Later in Massachusetts, religious thanksgiving services were declared by civil leaders such as Governor Bradford, who planned the colony's thanksgiving celebration and feast in 1623. In the late 1630s, the Pequot were blamed for the killing of a white man, leading to the colonizers burning down Pequot villages and killing those who did not perish in the fires. Hundreds of Pequots were killed, leading Governor Bradford to proclaim that Thanksgiving from then on would be celebrating "the bloody victory, thanking God that the battle had been won." The practice of holding an annual harvest festival did not become a regular affair in New England until the late 1660s.
Thanksgiving proclamations were made mostly by church leaders in New England up until 1682, and then by both state and church leaders until after the American Revolution. During the revolutionary period, political influences affected the issuance of Thanksgiving proclamations. Various proclamations were made by royal governors, and conversely by patriot leaders, such as John Hancock, General George Washington, and the Continental Congress, each giving thanks to God for events favorable to their causes. As President of the United States, George Washington proclaimed the first nationwide thanksgiving celebration in America marking November 26, 1789, "as a day of public thanksgiving and prayer, to be observed by acknowledging with grateful hearts the many and signal favours of Almighty God".
Debate about the nation's first celebrations
The question of where the first Thanksgiving was held in the United States has been a subject of dispute, primarily between New England and Virginia. The question is complicated by the concept of Thanksgiving as either a holiday celebration or a religious service. James Baker maintains, "The American holiday's true origin was the New England Calvinist Thanksgiving. Never coupled with a Sabbath meeting, the Puritan observances were special days set aside during the week for thanksgiving and praise in response to God's providence." Baker calls the debate a "tempest in a beanpot" and "marvelous nonsense" based on regional claims. However, the day for Thanksgiving services specifically codified in the founding charter of Berkeley Hundred in 1619 was instrumental in President John F. Kennedy's attempt to strike a compromise between the regional claims, by issuing Proclamation 3560 on November 5, 1963, stating, "Over three centuries ago, our forefathers in Virginia and in Massachusetts, far from home in a lonely wilderness, set aside a time of thanksgiving. On the appointed day, they gave reverent thanks for their safety, for the health of their children, for the fertility of their fields, for the love which bound them together, and for the faith which united them with their God."
Other claims include an earlier religious service by Spanish explorers in Texas at San Elizario in 1598. Historians Robyn Gioia and Michael Gannon of the University of Florida argue that the earliest Thanksgiving service in what is now the United States was celebrated by the Spanish community on September 8, 1565, in current Saint Augustine, Florida.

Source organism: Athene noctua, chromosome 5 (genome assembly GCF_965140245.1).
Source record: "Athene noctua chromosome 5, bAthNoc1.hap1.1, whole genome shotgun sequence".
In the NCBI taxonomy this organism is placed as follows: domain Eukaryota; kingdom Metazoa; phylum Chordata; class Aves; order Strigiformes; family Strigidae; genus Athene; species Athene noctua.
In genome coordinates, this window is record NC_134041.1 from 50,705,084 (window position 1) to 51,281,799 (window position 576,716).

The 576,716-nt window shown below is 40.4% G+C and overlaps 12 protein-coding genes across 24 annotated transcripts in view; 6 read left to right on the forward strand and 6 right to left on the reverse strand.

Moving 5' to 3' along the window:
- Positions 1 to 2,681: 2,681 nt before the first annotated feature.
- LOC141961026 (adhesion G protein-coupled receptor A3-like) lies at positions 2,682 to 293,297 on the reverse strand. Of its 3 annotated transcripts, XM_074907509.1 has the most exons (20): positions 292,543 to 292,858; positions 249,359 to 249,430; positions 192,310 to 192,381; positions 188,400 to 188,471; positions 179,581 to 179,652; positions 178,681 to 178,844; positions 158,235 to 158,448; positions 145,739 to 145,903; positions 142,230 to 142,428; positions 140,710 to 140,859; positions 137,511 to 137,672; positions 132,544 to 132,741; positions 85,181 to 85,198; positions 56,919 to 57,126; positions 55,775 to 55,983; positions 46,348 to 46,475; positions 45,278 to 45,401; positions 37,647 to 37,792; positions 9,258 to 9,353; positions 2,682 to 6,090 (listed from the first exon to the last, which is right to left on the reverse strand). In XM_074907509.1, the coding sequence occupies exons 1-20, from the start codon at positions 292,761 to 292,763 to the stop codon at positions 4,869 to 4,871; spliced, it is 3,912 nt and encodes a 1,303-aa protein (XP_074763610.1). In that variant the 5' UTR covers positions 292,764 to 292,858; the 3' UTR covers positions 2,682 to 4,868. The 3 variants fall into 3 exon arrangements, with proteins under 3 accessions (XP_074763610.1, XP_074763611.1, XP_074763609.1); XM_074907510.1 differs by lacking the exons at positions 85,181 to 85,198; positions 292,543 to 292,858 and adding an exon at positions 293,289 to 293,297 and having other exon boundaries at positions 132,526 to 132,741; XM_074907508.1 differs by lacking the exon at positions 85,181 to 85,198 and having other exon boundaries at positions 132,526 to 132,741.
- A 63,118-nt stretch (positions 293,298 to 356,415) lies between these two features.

Fixing a date
The earlier Thanksgiving celebrations in Canada has been attributed to the earlier onset of winter in the North, thus ending the harvest season earlier. Thanksgiving in Canada did not have a fixed date until the late 19th century. Prior to Canadian Confederation, many of the individual colonial governors of the Canadian provinces had declared their own days of Thanksgiving. The first official Canadian Thanksgiving occurred on April 15, 1872, when the nation was celebrating the Prince of Wales' recovery from a serious illness.
By the end of the 19th century, Thanksgiving Day was normally celebrated on November 6. In the late 19th century, the Militia staged "sham battles" for public entertainment on Thanksgiving Day. The Militia agitated for an earlier date for the holiday, so they could use the warmer weather to draw bigger crowds. However, when World War I ended, the Armistice Day holiday was usually held during the same week. To prevent the two holidays from clashing with one another, in 1957 the Canadian Parliament proclaimed Thanksgiving to be observed on its present date on the second Monday of October.
Thanksgiving in the United States has been observed on differing dates. From the time of the Founding Fathers until the time of Lincoln, the date of observance varied from state to state. The final Thursday in November had become the customary date in most U.S. states by the beginning of the 19th century, coinciding with, and eventually superseding the holiday of Evacuation Day (commemorating the day the British exited the United States after the Revolutionary War). Modern Thanksgiving was proclaimed for all states in 1863 by Abraham Lincoln. Influenced by Sarah Josepha Hale, who wrote letters to politicians for approximately 40 years advocating an official holiday, Lincoln set national Thanksgiving by proclamation for the final Thursday in November, explicitly in celebration of the bounties that had continued to fall on the Union and for the military successes in the war, and also explicitly in "humble penitence for our national perverseness and disobedience." Because of the ongoing Civil War, a nationwide Thanksgiving celebration was not realized until Reconstruction was completed in the 1870s.